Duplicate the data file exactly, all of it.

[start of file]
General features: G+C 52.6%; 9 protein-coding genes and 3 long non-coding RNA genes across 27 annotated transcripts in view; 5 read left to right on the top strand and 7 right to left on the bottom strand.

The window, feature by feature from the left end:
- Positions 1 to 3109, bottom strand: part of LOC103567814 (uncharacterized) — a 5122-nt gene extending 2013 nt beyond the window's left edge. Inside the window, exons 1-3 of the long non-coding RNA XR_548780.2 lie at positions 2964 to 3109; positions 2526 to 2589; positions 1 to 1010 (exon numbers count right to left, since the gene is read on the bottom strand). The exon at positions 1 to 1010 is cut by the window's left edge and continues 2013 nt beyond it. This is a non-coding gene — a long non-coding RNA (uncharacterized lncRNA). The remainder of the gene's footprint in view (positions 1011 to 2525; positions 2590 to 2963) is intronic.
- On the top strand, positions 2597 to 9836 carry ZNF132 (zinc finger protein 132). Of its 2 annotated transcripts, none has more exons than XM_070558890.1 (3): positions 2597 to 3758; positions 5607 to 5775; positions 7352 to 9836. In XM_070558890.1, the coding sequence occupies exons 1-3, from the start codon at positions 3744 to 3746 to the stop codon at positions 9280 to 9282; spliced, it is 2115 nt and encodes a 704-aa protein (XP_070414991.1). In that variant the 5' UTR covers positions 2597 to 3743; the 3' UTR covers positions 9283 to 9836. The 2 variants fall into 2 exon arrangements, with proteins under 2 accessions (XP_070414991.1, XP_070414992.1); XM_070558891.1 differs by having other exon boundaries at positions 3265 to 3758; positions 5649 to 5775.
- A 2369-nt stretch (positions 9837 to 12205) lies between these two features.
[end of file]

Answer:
General features: G+C 52.6%; 9 protein-coding genes and 3 long non-coding RNA genes across 27 annotated transcripts in view; 5 read left to right on the top strand and 7 right to left on the bottom strand.

The window, feature by feature from the left end:
- Positions 1 to 3109, bottom strand: part of LOC103567814 (uncharacterized) — a 5122-nt gene extending 2013 nt beyond the window's left edge. Inside the window, exons 1-3 of the long non-coding RNA XR_548780.2 lie at positions 2964 to 3109; positions 2526 to 2589; positions 1 to 1010 (exon numbers count right to left, since the gene is read on the bottom strand). The exon at positions 1 to 1010 is cut by the window's left edge and continues 2013 nt beyond it. This is a non-coding gene — a long non-coding RNA (uncharacterized lncRNA). The remainder of the gene's footprint in view (positions 1011 to 2525; positions 2590 to 2963) is intronic.
- On the top strand, positions 2597 to 9836 carry ZNF132 (zinc finger protein 132). Of its 2 annotated transcripts, none has more exons than XM_070558890.1 (3): positions 2597 to 3758; positions 5607 to 5775; positions 7352 to 9836. In XM_070558890.1, the coding sequence occupies exons 1-3, from the start codon at positions 3744 to 3746 to the stop codon at positions 9280 to 9282; spliced, it is 2115 nt and encodes a 704-aa protein (XP_070414991.1). In that variant the 5' UTR covers positions 2597 to 3743; the 3' UTR covers positions 9283 to 9836. The 2 variants fall into 2 exon arrangements, with proteins under 2 accessions (XP_070414991.1, XP_070414992.1); XM_070558891.1 differs by having other exon boundaries at positions 3265 to 3758; positions 5649 to 5775.
- A 2369-nt stretch (positions 9837 to 12205) lies between these two features.